Southern California cannot catch a break, as fallout from half a dozen historically destructive wildfires continues with this week’s widespread flash flooding occurring in Ventura and Los Angeles counties. Even worse, Santa Barbara County’s Montecito community has suffered mudslides forcing over 20,000 residents to evacuate (again). The area received several inches of heavy rain that could not be absorbed by recently burned areas, which has produced a lethal landscape. The Weather Channel now reports that the death toll has officially reached 15 people (including a baby buried under feet of mud), and that number is expected to grow.
CNN presents more grim statistics, including how rescuers are still searching for over two dozen missing people. The number, while startling, pales in comparison to the over 600 calls made to emergency services early Tuesday morning. The LA Times reveals many residents made the tragic mistake of not heeding evacuation warnings:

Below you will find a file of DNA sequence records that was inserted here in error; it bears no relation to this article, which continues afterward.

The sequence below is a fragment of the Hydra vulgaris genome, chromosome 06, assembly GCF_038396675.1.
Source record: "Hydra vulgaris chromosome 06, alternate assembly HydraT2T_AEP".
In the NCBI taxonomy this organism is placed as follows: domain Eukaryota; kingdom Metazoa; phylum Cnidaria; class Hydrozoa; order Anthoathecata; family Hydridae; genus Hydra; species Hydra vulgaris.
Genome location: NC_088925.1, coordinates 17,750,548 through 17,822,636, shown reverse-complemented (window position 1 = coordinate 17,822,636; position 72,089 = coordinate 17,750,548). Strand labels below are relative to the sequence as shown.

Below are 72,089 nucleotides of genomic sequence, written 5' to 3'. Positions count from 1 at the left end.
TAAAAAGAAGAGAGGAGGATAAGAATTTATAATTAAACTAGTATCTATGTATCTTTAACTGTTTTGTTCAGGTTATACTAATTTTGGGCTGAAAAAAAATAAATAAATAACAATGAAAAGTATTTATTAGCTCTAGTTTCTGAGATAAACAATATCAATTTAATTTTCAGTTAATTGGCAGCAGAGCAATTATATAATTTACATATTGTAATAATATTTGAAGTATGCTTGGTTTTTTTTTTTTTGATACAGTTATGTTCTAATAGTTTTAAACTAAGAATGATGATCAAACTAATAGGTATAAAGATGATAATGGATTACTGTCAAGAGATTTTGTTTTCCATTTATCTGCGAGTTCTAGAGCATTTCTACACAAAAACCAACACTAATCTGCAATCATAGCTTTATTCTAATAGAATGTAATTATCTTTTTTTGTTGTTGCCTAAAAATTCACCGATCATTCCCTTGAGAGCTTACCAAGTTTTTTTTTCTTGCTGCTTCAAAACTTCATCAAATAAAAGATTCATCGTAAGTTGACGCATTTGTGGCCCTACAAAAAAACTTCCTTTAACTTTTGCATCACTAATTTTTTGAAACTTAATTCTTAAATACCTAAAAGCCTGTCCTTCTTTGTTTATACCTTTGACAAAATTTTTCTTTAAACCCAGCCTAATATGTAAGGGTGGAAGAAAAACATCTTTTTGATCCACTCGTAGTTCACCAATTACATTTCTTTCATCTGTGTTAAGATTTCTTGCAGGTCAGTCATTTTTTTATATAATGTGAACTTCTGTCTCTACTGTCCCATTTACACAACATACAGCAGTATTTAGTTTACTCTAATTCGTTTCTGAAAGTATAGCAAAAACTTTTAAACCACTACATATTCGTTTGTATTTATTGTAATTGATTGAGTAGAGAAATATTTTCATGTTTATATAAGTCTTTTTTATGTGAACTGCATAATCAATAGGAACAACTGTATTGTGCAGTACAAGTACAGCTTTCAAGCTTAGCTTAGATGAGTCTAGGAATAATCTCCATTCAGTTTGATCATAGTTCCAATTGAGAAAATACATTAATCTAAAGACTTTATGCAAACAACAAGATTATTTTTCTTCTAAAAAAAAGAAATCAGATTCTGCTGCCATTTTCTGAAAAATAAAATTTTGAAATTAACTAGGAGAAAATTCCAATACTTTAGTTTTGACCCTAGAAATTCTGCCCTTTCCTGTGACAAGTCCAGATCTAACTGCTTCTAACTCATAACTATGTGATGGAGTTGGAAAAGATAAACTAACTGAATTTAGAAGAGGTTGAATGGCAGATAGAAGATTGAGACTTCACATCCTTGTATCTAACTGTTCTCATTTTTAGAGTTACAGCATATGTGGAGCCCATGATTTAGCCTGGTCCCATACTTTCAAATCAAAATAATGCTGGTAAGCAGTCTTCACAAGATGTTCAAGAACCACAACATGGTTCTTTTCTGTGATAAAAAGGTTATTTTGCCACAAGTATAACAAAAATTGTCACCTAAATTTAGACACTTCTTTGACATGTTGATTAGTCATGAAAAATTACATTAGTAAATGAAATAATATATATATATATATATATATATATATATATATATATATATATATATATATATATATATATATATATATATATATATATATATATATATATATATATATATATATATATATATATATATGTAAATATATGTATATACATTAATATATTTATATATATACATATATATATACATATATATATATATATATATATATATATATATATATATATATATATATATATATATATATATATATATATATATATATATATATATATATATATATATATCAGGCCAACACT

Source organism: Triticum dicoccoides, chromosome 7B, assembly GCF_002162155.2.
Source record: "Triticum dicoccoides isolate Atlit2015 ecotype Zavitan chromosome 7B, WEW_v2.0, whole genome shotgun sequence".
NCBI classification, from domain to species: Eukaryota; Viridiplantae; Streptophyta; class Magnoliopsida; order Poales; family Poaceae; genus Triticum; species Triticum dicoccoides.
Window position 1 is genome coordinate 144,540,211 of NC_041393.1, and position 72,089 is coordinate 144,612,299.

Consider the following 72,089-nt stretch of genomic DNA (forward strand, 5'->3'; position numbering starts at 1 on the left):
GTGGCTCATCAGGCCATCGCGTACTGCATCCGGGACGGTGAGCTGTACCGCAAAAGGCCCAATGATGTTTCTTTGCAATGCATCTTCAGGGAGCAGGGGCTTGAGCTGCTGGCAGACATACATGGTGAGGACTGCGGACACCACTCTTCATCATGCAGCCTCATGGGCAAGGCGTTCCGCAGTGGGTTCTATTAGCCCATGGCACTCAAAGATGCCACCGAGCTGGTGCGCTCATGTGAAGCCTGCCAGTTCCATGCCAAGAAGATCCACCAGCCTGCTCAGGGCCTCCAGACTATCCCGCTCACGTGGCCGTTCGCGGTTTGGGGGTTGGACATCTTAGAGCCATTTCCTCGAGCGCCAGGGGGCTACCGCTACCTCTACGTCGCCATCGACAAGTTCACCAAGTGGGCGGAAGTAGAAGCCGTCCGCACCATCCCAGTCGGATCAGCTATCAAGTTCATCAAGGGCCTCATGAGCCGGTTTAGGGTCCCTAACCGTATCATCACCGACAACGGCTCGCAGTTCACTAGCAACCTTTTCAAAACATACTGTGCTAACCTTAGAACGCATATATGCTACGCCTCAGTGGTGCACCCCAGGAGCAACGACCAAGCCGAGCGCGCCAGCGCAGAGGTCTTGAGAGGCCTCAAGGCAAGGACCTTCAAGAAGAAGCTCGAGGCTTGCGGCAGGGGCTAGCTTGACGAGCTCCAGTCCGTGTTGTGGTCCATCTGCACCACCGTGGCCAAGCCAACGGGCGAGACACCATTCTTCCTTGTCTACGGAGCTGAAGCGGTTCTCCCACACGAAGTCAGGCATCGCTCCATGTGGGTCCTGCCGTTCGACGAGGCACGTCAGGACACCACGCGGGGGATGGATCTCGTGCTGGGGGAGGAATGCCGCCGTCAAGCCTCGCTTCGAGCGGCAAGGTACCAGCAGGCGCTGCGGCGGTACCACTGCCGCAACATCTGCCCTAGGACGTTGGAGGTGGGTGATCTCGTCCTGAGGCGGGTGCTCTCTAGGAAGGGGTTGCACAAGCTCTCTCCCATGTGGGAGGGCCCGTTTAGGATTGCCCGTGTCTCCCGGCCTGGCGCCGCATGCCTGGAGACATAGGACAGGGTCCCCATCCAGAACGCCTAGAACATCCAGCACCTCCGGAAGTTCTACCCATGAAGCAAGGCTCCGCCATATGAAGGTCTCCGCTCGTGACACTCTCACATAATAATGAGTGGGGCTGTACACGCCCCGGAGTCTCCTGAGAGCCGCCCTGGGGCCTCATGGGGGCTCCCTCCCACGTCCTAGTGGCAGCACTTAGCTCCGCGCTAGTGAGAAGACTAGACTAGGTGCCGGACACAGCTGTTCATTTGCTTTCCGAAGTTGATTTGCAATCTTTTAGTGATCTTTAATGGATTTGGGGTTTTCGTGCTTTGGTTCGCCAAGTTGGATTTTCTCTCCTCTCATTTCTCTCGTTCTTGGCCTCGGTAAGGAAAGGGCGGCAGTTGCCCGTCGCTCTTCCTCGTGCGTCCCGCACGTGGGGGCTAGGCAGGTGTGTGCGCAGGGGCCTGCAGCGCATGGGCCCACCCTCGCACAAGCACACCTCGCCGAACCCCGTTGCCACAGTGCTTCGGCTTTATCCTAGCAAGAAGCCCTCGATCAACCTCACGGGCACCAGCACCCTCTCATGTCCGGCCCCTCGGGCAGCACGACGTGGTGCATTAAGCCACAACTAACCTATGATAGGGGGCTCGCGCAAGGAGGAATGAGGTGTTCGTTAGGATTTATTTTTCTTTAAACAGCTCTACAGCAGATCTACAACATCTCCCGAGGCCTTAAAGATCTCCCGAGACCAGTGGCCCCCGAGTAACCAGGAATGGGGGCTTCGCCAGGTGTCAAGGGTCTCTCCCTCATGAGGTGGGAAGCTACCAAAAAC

Many residents decided to stay. Some assumed the threat was overblown just weeks after the fire triggered similar calls to evacuate. But when the earth began to move, it was too late. The power of the debris flow destroyed everything in its path and there was no time to flee.
“It was literally a carpet of mud and debris everywhere with huge boulders, rocks, downed trees, power lines, wrecked cars,” Santa Barbara County Sheriff Bill Brown said Tuesday.
Further complicating matters after people ignored urgent warnings, the Weather Channel reveals how the instantaneous mudflow was “like a dam breaking” that surrounded homes, waist deep. Many residents, if they were lucky, were able to make it to their roofs after hearing “deep rumbling” from higher ground that sent boulders tumbling down with the rising mud, which effortlessly swallowed vehicles and tore several houses from their foundations.
Updates for this disaster will no doubt continue, and parts of coastal U.S. Route 101 are expected to remain closed for another few days, if not longer.